Session focuses on how to better support trans students

Meagan Stackpool

In an age when the voices of transgender people everywhere are often suppressed and ignored, one person came to Colorado State University to discuss how trans students can be better supported on campus.  

Z Nicolazzo, an assistant professor of trans+ studies in education and the co-chair of the Transgender Studies Research Cluster at the University of Arizona, was brought to campus by the Pride Resource Center, the Office of the Vice President for Diversity and other campus organizations Thursday to shine a light on how to better serve trans students and take the burden of educating off trans students themselves. 


Dora Frias, director of the Pride Resource Center at CSU, introduced Nicolazzo and shared why her presence was so important. 

“We have received data over the last few years that indicates our LGBTQ students, particularly our trans, nonbinary and gender-nonconforming students, experienced campus in ways that have significantly impacted their mental health, sense of safety and academic success,” Frias said. “We’re thankful that Z (Nicolazzo) is here to engage our campus community in ways that will hopefully have a direct impact on bettering the experiences of our trans, nonbinary and gender-nonconforming CSU community.”

Frias said Nicolazzo dedicates her career to research and training to create safer spaces for trans students, takes a decidedly affirmative standpoint and seeks to explore the ways transgender students are successful despite the educational environments in which they learn, live and work not being built with them in mind.

During her presentation, Nicolazzo discussed various theories and impacts within her work, such as the idea that gender is everywhere and nowhere; “normal femininity” and blackness; and how we have been lulled into the belief that we are “post-gender.”

“There’s a way that trans feminine bodies, particularly Black and Brown trans feminine bodies, are consumed by mass culture as if to suggest that we’ve arrived,” Nicolazzo said. 

There’s no one path. There’s no one timeline. There’s no one way to be trans.” -Z Nicolazzo, assistant professor of trans+ studies in education, co-chair of the Transgender Studies Research Cluster, University of Arizona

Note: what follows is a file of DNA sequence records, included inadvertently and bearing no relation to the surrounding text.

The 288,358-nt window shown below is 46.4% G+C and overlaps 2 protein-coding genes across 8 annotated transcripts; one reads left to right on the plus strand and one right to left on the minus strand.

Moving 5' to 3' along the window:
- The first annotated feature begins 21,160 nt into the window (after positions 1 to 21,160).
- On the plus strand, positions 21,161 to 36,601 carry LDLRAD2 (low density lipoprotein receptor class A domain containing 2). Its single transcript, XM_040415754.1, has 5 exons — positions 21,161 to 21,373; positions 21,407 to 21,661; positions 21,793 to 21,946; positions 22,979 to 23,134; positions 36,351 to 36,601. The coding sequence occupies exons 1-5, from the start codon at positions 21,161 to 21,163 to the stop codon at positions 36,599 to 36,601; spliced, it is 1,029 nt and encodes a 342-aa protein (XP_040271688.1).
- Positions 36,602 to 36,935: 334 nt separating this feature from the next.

Nicolazzo mentioned actress and LGBTQ+ advocate Laverne Cox and actor and model Indya Moore, saying Cox is never referenced as just a woman but as a trans woman, no matter how feminine she looks.

“It’s only as they get closer to the idea of normal femininity that they become (seen or misunderstood),” Nicolazzo said.

During the question and answer portion of the presentation, Nicolazzo addressed an audience member who asked what fellow professors can do to be better allies for students if they only see them every once in a while. Nicolazzo said while professors may not see students very often, they have choices to see students on their terms. 

“Perhaps we need to think about the artifacts in our offices,” Nicolazzo said. “What’s in our offices? What’s on our walls? What are the books on our shelves? What are the pictures on our shelves, and how might that invite or disallow people from coming back to see us?” 

Maggie Hendrickson, assistant director of the Pride Resource Center, expressed why it was important that someone like Nicolazzo spoke on a campus like CSU.


“I think there’s a lot happening politically and at a state level of Colorado and nationally that challenges the well-being of trans folks and the validity of different gender identities,” Hendrickson said. “For Colorado State to invest in the well-being of trans folks here is really important to send a message to the folks on this campus that we see you and that we want to commit to you having a future here, which is really powerful.”

For the students struggling with their identity or questioning their gender, Nicolazzo had a message.

“There’s no one path,” Nicolazzo said. “There’s no one timeline. There’s no one way to be trans. They don’t need to rush … They are always enough, regardless of whatever choice they make.”

Nicolazzo acknowledged trans activist CeCe McDonald during her speech.

“F*ck everyone, and love yourself,” said Nicolazzo, repeating McDonald’s words from a YouTube video of hers. 

Meagan Stackpool can be reached at or on Twitter @MeaganStackpool.